Helping Save Critters at SFWC

I had the opportunity through work to spend a day volunteering at and learning about the South Florida Wildlife Center, a top notch trauma hospital for sick, injured and orphaned wildlife located on a surprisingly serene property just north of the Ft. Lauderdale airport. When Florida’s native peoples and early pioneers roamed the area, the wildlife populations of South Florida were incredibly prolific. But now the 6 million+ people who also call the area home have created many challenges for our native wildlife.

What’s happening to our wildlife?

In short, us. We learned in touring the facility that a common source of injury for birds, for example, is contact with car windshields and other windows, leading to broken wings. Also, trimming of trees to clear power and phone lines regularly leads to destruction of nests with baby birds or squirrels. SFWC accepts all sorts of injured wildlife for treatment and release.



Quick reminder about what is wildlife here in South Florida. YES: sea birds, wading birds, raptors, songbirds, opossums, squirrels, raccoons, gray foxes. NO: dogs, cats, chickens, domesticated rabbits, parrots, toucans, Burmese pythons. On the day we volunteered, the center was home to over 700 animals ranging from tiny baby birds, squirrels and opossums, to recovering adults including osprey, great blue herons, terns, pelicans, woodpeckers, ducks, and squirrels.

Release is the Goal

The mission of SFWC is to rescue, rehabilitate and release — they do not intend to keep animals long term if at all possible. The animals are always being “graduated” to higher levels of independence until they are released.

Guests arrive via drop off or pickup by SFWC’s specialized wildlife ambulances. Sick or injured animals are treated in the veterinary hospital. Once stabilized, they are moved to an ICU-type setting where they are closely monitored. Animals that are stabilized and healing are placed in more natural exterior enclosures, where they can experience weather conditions and practice flying.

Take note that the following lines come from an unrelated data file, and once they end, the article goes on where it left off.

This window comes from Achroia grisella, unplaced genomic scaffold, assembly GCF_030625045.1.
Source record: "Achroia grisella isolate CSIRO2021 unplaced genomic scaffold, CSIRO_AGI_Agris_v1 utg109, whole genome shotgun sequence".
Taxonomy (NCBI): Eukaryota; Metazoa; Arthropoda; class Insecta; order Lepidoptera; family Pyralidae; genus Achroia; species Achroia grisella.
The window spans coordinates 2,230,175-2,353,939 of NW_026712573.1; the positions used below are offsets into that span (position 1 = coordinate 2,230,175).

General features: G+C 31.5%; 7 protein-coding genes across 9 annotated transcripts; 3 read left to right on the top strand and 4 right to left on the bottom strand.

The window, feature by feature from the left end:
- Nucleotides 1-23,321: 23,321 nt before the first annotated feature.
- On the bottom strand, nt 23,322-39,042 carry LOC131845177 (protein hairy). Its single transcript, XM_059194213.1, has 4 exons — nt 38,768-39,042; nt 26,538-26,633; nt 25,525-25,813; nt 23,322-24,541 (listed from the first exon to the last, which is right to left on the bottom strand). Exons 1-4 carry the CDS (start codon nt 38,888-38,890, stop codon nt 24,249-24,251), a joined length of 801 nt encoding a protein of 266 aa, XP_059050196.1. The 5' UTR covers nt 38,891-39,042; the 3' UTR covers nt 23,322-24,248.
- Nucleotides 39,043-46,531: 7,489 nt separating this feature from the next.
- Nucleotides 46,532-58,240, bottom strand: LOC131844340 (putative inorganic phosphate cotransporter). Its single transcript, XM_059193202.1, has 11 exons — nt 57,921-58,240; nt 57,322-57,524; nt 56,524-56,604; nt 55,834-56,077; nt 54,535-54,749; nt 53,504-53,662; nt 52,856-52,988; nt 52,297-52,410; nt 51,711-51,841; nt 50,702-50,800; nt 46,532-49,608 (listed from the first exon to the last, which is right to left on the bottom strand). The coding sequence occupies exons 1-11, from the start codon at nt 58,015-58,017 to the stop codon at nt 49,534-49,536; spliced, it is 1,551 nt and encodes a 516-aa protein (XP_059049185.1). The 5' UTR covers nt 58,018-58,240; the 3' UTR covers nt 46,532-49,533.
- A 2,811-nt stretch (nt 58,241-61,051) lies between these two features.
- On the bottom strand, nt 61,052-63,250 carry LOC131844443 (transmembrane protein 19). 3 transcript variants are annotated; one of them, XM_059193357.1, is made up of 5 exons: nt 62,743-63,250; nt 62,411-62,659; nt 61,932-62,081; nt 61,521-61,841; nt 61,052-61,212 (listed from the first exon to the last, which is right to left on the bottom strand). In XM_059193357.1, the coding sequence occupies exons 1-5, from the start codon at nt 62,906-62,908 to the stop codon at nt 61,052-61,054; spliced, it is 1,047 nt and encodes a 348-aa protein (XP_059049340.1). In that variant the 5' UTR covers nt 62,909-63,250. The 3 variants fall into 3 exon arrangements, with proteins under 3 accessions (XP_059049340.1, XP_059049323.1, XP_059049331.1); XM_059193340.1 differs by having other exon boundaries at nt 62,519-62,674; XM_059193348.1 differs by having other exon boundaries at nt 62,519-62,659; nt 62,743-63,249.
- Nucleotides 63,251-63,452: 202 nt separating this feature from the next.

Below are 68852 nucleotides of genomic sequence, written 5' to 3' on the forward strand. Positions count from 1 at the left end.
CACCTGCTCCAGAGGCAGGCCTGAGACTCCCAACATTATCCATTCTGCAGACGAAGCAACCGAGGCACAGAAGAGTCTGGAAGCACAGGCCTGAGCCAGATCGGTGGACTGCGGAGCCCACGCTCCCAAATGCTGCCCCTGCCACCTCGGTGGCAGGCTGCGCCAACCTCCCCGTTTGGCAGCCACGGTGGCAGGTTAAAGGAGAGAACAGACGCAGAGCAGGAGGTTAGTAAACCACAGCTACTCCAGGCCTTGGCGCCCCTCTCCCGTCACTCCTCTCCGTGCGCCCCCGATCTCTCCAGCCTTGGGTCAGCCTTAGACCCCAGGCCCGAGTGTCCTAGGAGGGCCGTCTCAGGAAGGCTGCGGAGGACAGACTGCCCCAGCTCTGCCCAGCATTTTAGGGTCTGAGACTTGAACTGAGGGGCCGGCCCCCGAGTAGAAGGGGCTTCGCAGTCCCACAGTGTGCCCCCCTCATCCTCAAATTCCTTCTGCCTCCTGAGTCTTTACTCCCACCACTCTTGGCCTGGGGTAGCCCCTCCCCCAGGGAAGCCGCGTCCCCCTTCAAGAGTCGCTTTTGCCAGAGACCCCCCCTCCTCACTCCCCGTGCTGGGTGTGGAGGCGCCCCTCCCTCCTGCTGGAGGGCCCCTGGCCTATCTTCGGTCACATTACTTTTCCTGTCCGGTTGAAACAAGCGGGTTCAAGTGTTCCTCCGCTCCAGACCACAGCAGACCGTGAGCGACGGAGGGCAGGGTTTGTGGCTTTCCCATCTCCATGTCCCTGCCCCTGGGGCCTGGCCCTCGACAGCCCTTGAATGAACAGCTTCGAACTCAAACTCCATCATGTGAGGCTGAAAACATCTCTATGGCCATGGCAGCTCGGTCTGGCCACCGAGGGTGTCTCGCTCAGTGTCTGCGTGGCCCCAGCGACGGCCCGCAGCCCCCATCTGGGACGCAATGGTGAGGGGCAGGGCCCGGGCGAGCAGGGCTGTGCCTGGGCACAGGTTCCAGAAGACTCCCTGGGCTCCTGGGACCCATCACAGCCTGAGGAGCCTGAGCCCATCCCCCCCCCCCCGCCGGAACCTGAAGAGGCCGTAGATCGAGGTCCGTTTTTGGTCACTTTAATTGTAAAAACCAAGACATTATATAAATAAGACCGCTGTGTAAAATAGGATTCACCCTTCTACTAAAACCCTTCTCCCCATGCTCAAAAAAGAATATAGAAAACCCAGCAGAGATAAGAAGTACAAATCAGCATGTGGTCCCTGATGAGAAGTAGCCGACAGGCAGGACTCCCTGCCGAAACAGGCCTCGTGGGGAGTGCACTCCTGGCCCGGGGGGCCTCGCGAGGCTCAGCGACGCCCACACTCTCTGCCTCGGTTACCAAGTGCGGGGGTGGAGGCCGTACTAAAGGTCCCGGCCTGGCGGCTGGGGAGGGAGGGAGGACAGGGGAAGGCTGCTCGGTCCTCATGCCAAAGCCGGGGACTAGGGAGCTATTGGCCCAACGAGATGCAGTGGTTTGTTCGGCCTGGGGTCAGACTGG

Orphaned babies are brought to the nursery, where they are intensively supervised with hourly feeding, daily weighing and more. As they grow, they gradually receive less care until they are also able to move to exterior habitats or just be released.



The facility employees and volunteers are very cognizant that they are dealing with wild animals and not pets. The staff do not talk to the animals — no baby talk in the nursery! — and only handle the babies with gloves and masks. They also minimize use of scented items (perfume, etc.) to reduce the risk of imprinting on the animals. The goal is to avoid domesticating these animals, and to return them to the wild without impairing their ability to survive without humans.

What We Did

My colleagues and I spent several hours constructing and improving animal habitats and sanitizing a vacant building to be “turned over” to a new species. We also assembled dozens of food challenges for small mammals. We used small boxes (the size of shoe boxes) and created miniature mazes for the animals by cutting a small entry hole and filling the interior with a mixture of sticks, leaves, hay and hidden delectable treats like peanuts, fruit and vegetables. We also stuffed cardboard tubes (paper towel tubes) with snacks and plugged the ends with hay — sort of like a stuffed Kong for squirrels.

Having seen our backyard squirrels overcome every conceivable obstacle to eat from our bird feeders, I am highly confident these flimsy cardboard boxes and tubes were no match for the squirrels! Our dogs never quite figured out how to get the treats from the inside of a Kong, but that’s probably a reflection of the, ahem, mental acuity of our beloved doggies. Or they were too spoiled to bother … also a strong possibility.

Pelican habitat, similar to habitats we helped clean/construct
Pelican enclosure, similar to habitats we helped clean/construct

Interested in Helping?

The South Florida Wildlife Center operates primarily as a hospital and not as a zoo, so casual visitors don’t have the chance to see the animals undergoing rehabilitation. However, there are numerous ways to support the work of this 501(c)(3) nonprofit. Find out more here. Becoming a volunteer is one of the best ways to see and appreciate the great work of this organization. My half-day experience was extremely rewarding and enjoyable.

There are also several other locations in South Florida where rehabilitated wild animals are kept permanently and can be viewed by the public. Our favorites are the Busch Wildlife Sanctuary in Jupiter and the Florida Keys Wild Bird Rehabilitation Center in Tavernier (see my blog post from our visit).


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